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How to make a difference to your marketing

Archived content

This page has been archived because it is no longer current information but is still relevant, or it is current but over 12 months old
  • Publish date: 01 December 2012
  • Archived on: 24 February 2016

Do your marketing efforts start with good intentions; then slowly (or quickly) fade as the year goes on? A marketing strategy can help retain focus, but only if its contents continue to “light your fire” throughout the year. This article considers some of the key objectives to include in your strategy to make a difference to your marketing activities this year.

How many of you commit time and effort to set your marketing strategy for the next 12 months, to then largely ignore its contents?

If your best intentions always seem to go “off track”, you may need to give more thought to your objectives and how best you can stimulate yourself and your team to deliver them.

As well as making sure your objectives are SMART (Specific, Measurable, Achievable, Realistic and Timed) you should also consider what type of objectives best motivate you. For example:

  • if you are a numbers person, you are likely to be more driven if you are given specific targets to achieve within a given period; or
  • if you get a sense of satisfaction from seeing the results of a finished product, you should set objectives along these lines.

Suggestions for marketing objectives

Clearly the marketing objectives set out in your strategy document will be specific to your practice and the types of marketing activities you need to implement. Below are a few marketing related objectives to help you remain focused on your strategy throughout the year.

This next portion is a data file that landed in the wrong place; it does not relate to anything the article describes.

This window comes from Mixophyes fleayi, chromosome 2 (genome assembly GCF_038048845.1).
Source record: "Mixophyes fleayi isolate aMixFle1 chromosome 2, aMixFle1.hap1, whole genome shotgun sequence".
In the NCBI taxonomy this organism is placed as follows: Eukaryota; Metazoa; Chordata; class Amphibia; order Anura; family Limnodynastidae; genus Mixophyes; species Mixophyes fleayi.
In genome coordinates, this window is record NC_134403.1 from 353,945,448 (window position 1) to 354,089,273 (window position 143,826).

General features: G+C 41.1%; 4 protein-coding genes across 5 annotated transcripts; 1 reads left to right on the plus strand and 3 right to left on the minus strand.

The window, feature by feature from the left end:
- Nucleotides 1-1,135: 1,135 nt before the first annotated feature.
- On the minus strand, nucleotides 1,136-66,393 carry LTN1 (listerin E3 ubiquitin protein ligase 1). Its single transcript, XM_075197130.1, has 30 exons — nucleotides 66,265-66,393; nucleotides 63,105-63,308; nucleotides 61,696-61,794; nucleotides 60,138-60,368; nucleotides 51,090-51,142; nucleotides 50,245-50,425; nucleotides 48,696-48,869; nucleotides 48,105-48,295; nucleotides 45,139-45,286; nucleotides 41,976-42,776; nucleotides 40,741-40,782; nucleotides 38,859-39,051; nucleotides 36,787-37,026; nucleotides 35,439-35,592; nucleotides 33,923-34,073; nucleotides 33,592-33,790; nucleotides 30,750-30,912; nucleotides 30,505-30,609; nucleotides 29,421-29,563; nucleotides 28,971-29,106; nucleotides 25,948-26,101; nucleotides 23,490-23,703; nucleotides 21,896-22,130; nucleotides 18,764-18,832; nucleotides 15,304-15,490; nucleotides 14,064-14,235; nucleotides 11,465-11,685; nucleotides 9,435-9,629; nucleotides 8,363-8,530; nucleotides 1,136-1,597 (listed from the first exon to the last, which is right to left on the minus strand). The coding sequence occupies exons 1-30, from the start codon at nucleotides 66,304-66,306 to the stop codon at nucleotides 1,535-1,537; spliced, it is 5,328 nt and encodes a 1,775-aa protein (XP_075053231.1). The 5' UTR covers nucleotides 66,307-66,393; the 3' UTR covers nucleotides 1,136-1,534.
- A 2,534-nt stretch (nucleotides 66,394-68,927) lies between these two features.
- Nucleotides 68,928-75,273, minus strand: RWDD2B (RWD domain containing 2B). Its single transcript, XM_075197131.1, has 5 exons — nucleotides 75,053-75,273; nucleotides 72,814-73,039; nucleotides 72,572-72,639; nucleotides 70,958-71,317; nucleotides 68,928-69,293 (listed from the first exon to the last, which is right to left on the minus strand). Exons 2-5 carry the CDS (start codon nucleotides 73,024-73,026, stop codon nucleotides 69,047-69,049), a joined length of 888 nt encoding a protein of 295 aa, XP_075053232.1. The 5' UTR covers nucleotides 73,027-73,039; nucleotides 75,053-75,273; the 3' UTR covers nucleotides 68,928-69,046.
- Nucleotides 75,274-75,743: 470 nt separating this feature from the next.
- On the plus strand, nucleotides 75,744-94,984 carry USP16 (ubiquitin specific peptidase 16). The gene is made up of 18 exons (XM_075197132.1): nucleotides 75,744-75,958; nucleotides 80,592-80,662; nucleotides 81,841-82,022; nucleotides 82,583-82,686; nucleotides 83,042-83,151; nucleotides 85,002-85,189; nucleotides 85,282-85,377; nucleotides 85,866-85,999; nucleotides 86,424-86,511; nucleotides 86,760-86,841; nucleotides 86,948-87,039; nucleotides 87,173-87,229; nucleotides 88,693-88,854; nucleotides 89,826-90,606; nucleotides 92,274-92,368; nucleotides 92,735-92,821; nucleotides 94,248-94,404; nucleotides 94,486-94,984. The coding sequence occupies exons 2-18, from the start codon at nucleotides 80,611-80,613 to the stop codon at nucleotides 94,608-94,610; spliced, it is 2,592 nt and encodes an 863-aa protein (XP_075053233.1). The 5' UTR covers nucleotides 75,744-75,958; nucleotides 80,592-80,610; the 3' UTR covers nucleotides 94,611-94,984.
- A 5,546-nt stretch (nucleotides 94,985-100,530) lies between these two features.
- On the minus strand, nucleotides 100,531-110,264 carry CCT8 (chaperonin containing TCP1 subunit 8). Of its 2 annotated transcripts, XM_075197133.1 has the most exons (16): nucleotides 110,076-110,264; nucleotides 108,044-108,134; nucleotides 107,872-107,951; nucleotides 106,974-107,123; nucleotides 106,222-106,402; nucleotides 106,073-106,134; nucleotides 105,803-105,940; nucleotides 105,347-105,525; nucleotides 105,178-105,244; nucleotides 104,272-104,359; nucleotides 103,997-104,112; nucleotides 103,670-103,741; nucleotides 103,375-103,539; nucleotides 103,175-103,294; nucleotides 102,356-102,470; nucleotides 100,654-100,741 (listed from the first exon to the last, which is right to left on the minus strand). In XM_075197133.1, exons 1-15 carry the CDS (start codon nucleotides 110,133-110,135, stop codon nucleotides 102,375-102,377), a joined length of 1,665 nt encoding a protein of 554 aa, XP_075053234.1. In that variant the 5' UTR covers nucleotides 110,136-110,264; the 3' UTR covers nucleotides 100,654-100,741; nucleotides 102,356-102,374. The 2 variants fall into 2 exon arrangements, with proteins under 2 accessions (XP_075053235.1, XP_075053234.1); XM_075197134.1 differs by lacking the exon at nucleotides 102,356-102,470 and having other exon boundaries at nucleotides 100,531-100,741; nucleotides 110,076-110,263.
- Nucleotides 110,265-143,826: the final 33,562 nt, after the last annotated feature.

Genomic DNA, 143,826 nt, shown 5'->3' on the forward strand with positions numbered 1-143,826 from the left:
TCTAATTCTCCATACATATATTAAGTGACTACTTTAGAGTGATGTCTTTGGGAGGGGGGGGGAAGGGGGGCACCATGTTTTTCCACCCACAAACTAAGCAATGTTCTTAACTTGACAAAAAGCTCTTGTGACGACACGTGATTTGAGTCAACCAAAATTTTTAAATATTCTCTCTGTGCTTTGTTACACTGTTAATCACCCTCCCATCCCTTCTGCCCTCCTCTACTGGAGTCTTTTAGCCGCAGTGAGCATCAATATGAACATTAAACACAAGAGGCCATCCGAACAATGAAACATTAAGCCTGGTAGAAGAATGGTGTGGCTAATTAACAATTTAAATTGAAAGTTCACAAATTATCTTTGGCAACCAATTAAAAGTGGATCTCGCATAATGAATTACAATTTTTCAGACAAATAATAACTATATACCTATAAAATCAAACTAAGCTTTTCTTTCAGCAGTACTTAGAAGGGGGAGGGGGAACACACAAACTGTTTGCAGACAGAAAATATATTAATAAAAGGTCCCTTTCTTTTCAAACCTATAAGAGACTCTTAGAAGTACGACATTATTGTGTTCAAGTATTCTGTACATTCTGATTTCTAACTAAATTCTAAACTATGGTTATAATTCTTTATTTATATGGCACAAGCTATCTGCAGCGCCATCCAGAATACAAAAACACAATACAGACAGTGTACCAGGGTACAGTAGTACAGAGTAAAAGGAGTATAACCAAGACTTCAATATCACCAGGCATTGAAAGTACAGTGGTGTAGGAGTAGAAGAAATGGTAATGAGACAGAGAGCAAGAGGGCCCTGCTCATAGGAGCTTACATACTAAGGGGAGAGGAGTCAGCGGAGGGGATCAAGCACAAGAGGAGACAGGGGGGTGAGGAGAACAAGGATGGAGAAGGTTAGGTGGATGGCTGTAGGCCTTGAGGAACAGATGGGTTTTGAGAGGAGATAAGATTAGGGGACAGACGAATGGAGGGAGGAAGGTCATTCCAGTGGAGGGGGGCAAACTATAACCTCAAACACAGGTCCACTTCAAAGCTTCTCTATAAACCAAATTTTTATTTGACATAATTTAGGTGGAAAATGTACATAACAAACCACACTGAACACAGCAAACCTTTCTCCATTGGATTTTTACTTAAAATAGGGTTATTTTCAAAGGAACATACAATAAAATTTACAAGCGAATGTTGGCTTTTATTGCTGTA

These objectives have been divided between numerical and product focus, as mentioned above:

Numerical objectives

  • To phone two clients per week to see how things are going and to identify if there’s anything that the practice may be able to help them with.
  • To ask at least six clients per month if they would be happy to refer their family, friends or business contacts to the practice.
  • To attend at least two networking events each month and to make at least one relevant follow-up call, with a view to developing that contact further.

Product objectives

  • To create a new printed brochure to promote all the practice’s services: by 30 April.
  • To send at least four topical mailings to relevant clients and prospective clients: by 31 December.
  • To launch the new website: by 30 June.

Many of these objectives will require in-depth activities, implemented at different intervals, to keep the overall project on track.

For example, “To launch the new website: by 30 June” would also need the following “mini-steps”:

  • To appoint a web design and hosting company to help launch and maintain the new website: by 28 February.
  • To work with the web company to agree the design, contents and navigation of the new website: by 31 March.
  • To draft the copy relating to the practice’s services and information about the firm, its partners and staff: by 30 April.
  • To arrange photos to be taken to be used on the new website: by 30 April.
  • To have the draft website in place: by 31 May so that the copy and designs can be approved and the functionality and navigation can be tested before the site goes live.
  • To launch the new website: by 30 June.
  • To inform all clients and business contacts about the launch of the new website and what information they can find there: by 10 July.

The key to implementing any strategy is to have in mind the big picture of what you want to achieve, then to break down each objective into bite-sized pieces. Such an approach makes it easier to track progress and make sure things happen as you intended them to.

December 2012